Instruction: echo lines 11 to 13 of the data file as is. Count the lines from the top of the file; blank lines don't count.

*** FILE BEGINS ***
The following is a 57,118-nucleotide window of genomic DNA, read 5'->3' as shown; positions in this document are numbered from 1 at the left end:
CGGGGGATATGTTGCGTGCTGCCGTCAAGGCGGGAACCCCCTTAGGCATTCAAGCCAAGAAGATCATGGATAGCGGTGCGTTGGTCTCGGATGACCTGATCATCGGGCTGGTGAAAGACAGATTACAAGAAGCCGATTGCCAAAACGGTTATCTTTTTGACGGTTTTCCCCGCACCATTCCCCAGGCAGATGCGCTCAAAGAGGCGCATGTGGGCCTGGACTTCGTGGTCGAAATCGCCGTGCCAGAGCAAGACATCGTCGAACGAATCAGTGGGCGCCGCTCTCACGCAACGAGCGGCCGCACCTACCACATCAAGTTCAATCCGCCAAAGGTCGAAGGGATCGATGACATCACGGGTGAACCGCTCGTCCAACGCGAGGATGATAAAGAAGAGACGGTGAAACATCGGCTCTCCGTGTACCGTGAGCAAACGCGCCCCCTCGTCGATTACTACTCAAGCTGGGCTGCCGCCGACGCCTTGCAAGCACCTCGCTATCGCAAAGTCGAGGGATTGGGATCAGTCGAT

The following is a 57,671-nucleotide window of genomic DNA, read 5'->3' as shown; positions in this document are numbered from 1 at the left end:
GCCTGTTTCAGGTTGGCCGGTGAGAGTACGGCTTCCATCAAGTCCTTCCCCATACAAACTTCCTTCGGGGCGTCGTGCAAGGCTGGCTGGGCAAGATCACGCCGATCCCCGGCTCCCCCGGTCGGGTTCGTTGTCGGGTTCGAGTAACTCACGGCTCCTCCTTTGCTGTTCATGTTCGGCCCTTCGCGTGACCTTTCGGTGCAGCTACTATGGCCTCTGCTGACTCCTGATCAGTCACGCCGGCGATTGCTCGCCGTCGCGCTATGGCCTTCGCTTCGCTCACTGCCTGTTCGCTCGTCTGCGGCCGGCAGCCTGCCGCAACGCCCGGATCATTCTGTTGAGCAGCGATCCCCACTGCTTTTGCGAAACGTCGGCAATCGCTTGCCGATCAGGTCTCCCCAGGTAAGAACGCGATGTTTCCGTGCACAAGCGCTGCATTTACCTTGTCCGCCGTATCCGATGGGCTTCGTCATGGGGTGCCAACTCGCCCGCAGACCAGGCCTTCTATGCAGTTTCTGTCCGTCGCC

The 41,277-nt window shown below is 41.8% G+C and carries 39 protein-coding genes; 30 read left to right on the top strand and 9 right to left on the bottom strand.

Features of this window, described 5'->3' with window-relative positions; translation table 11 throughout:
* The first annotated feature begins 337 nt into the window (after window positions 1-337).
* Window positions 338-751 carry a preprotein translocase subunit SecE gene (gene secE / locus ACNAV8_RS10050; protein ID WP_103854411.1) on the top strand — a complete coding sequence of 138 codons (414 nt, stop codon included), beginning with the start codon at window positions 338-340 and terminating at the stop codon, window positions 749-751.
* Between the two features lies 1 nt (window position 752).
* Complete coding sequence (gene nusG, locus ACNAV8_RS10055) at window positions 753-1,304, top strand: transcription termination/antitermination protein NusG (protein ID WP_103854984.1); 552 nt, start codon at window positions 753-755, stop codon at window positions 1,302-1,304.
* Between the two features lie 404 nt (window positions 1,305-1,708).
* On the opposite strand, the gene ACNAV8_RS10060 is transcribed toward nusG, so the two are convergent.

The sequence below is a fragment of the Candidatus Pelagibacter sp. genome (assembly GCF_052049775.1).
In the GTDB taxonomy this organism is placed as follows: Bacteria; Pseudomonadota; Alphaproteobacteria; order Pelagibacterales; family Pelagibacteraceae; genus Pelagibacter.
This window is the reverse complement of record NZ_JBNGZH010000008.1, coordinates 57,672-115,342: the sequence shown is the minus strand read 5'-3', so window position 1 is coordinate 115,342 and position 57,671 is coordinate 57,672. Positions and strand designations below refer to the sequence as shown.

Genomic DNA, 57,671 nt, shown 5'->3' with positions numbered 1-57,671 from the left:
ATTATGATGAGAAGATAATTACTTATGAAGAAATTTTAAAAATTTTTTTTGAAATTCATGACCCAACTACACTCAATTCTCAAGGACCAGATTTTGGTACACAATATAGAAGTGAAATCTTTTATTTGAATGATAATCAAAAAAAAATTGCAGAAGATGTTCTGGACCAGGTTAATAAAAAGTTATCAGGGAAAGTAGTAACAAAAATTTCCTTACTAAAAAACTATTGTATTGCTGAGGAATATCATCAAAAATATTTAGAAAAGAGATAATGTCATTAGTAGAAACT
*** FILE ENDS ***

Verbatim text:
* Between the two features lie 404 nt (window positions 1,305-1,708).
* On the opposite strand, the gene ACNAV8_RS10060 is transcribed toward nusG, so the two are convergent.

The sequence below is a fragment of the Candidatus Pelagibacter sp. genome (assembly GCF_052049775.1).